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NACDL Amicus Letter in GTMO Habeas Counsel Access Litigation (August 2012)
NACDL urges this Court to grant Petitioners' motions challenging the Government's Memorandum of Understanding Governing Continued Contact Between Counsel/Translator and Detainee Following Termination of the [Guantánamo] Detainee's Habeas Case. NACDL also encourages this Court to hold that Judge Hogan's Protective Order continues to apply to Petitioners, and that the Government may not condition Petitioners' access to counsel on counsel's submission to the new MOU.
Comments on a Proposed Amendment to add Federal Rule of Criminal Procedure 62 (February 2022)
Comments to the Judicial Conference of the United States Practice & Procedure Committee regarding a proposed amendment to define how federal courts should navigate an emergency suspension of rules (new Criminal Rule 62), such as those posed by COVID-19 and directed by the CARES Act (H.R. 748, 2020).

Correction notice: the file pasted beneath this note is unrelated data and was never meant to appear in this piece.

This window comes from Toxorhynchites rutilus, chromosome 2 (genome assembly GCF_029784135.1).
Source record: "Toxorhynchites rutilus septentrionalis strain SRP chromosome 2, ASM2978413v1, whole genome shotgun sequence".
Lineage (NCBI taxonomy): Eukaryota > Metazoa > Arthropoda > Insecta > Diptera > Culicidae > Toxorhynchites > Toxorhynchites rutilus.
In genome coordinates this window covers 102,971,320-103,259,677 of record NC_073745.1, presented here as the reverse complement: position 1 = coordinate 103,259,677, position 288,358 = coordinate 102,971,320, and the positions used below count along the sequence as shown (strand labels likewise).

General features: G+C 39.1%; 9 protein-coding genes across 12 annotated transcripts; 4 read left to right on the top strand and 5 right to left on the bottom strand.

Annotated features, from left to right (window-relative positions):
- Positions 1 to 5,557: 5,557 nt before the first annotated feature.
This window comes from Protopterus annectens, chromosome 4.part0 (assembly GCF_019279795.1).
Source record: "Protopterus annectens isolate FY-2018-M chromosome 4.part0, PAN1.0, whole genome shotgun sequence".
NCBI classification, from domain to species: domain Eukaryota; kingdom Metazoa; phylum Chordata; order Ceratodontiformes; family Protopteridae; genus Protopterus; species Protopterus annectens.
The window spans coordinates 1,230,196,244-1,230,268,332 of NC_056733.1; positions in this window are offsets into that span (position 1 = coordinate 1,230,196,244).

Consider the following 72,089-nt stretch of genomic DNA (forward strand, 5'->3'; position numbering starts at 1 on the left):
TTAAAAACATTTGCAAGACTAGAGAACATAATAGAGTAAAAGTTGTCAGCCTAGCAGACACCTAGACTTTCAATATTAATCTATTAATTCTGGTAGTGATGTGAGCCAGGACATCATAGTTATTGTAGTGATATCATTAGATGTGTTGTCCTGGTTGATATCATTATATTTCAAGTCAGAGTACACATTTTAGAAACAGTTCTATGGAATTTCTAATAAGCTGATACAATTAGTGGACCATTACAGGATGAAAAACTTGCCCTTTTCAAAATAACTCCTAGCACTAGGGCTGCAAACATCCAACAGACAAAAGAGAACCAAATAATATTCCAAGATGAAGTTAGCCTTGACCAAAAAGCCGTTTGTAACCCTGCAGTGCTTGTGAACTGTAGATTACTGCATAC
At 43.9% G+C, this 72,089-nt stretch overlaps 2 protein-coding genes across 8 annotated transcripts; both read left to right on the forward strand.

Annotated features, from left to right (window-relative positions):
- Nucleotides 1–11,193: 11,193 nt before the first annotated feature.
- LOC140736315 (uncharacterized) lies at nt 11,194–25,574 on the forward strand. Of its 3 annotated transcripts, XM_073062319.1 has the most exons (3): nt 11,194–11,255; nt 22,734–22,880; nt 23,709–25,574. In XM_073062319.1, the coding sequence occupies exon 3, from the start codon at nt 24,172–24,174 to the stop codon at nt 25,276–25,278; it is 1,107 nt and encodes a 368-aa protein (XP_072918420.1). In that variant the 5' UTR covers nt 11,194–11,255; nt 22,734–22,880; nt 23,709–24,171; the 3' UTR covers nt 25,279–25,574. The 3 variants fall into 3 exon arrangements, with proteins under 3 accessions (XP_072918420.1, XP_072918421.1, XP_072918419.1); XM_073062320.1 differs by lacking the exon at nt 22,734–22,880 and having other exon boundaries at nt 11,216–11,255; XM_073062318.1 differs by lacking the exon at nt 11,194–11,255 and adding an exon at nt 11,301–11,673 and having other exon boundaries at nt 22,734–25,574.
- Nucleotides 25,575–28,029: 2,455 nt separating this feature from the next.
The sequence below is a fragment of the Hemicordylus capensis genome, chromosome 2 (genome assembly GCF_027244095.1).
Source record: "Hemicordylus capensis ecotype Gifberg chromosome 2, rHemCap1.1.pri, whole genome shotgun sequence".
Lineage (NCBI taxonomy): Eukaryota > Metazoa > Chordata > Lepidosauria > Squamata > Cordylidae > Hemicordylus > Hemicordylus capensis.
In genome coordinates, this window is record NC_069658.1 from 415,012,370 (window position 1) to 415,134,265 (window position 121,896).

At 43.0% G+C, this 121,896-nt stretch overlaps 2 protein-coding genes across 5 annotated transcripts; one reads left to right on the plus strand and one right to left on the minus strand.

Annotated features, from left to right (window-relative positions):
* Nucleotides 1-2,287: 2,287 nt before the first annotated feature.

Federal Defenders of New York v. Federal Bureau of Prisons
Brief for Amicus Curiae National Association of Criminal Defense Lawyers in Support of Plaintiff-Appellant.
Argument: For two weeks, the Federal Bureau of Prisons (“BOP”) and Warden Herman Quay denied inmates at the Metropolitan Detention Center in Brooklyn (“MDC”) access to counsel and confined them to their cells with no light, little to no heat in the dead of winter, and no access to essential medical treatments. The District Court held that only the inmates themselves could bring suit to remedy the situation. This case presents a question of prudence not standing. The Federal Defenders should have the ability to enforce the right to counsel. The effective assistance of counsel is central to the functioning of our adversarial system. Assistance of counsel is impossible without attorney-client access. The Federal Defenders have strong incentives to protect the right to counsel. The Federal Defenders are an ideal candidate for enforcing the right to counsel.